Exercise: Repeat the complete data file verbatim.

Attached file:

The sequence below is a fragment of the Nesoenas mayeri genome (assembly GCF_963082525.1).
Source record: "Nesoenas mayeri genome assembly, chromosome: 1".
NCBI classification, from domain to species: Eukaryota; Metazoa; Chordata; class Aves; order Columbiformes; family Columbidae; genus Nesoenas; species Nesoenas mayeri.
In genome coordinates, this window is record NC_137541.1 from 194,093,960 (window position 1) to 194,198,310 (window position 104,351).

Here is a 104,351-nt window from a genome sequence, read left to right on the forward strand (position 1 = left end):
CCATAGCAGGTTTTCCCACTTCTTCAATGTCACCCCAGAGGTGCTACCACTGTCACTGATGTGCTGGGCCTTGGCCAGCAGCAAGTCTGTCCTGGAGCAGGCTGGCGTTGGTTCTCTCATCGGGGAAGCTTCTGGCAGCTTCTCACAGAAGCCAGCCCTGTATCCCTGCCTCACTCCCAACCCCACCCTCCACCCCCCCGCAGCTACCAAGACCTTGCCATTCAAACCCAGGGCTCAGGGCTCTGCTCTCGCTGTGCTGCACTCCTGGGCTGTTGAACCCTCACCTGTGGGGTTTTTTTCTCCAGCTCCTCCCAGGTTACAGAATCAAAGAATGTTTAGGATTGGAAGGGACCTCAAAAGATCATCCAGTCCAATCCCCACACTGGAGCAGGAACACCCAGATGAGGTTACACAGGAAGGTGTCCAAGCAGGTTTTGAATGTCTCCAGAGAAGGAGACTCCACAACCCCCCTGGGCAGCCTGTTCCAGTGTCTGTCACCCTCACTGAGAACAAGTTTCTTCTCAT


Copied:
The sequence below is a fragment of the Nesoenas mayeri genome (assembly GCF_963082525.1).
Source record: "Nesoenas mayeri genome assembly, chromosome: 1".
NCBI classification, from domain to species: Eukaryota; Metazoa; Chordata; class Aves; order Columbiformes; family Columbidae; genus Nesoenas; species Nesoenas mayeri.
In genome coordinates, this window is record NC_137541.1 from 194,093,960 (window position 1) to 194,198,310 (window position 104,351).

Here is a 104,351-nt window from a genome sequence, read left to right on the forward strand (position 1 = left end):
CCATAGCAGGTTTTCCCACTTCTTCAATGTCACCCCAGAGGTGCTACCACTGTCACTGATGTGCTGGGCCTTGGCCAGCAGCAAGTCTGTCCTGGAGCAGGCTGGCGTTGGTTCTCTCATCGGGGAAGCTTCTGGCAGCTTCTCACAGAAGCCAGCCCTGTATCCCTGCCTCACTCCCAACCCCACCCTCCACCCCCCCGCAGCTACCAAGACCTTGCCATTCAAACCCAGGGCTCAGGGCTCTGCTCTCGCTGTGCTGCACTCCTGGGCTGTTGAACCCTCACCTGTGGGGTTTTTTTCTCCAGCTCCTCCCAGGTTACAGAATCAAAGAATGTTTAGGATTGGAAGGGACCTCAAAAGATCATCCAGTCCAATCCCCACACTGGAGCAGGAACACCCAGATGAGGTTACACAGGAAGGTGTCCAAGCAGGTTTTGAATGTCTCCAGAGAAGGAGACTCCACAACCCCCCTGGGCAGCCTGTTCCAGTGTCTGTCACCCTCACTGAGAACAAGTTTCTTCTCAT